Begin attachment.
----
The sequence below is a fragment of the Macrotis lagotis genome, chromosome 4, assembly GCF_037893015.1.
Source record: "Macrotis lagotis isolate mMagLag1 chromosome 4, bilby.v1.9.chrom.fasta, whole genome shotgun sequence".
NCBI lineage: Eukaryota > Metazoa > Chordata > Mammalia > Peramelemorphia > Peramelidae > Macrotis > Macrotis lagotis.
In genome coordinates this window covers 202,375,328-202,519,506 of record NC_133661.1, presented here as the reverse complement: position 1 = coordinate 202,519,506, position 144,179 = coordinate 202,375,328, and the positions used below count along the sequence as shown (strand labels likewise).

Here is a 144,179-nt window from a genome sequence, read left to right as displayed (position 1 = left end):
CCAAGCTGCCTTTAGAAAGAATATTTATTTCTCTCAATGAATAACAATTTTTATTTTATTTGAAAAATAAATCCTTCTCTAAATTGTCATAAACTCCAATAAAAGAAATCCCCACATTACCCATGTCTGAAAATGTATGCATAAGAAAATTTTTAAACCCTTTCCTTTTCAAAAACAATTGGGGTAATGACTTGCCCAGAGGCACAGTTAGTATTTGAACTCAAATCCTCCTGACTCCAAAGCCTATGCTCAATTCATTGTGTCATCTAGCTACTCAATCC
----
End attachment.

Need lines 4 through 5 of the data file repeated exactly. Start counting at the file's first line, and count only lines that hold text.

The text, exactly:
In genome coordinates this window covers 202,375,328-202,519,506 of record NC_133661.1, presented here as the reverse complement: position 1 = coordinate 202,519,506, position 144,179 = coordinate 202,375,328, and the positions used below count along the sequence as shown (strand labels likewise).

Here is a 144,179-nt window from a genome sequence, read left to right as displayed (position 1 = left end):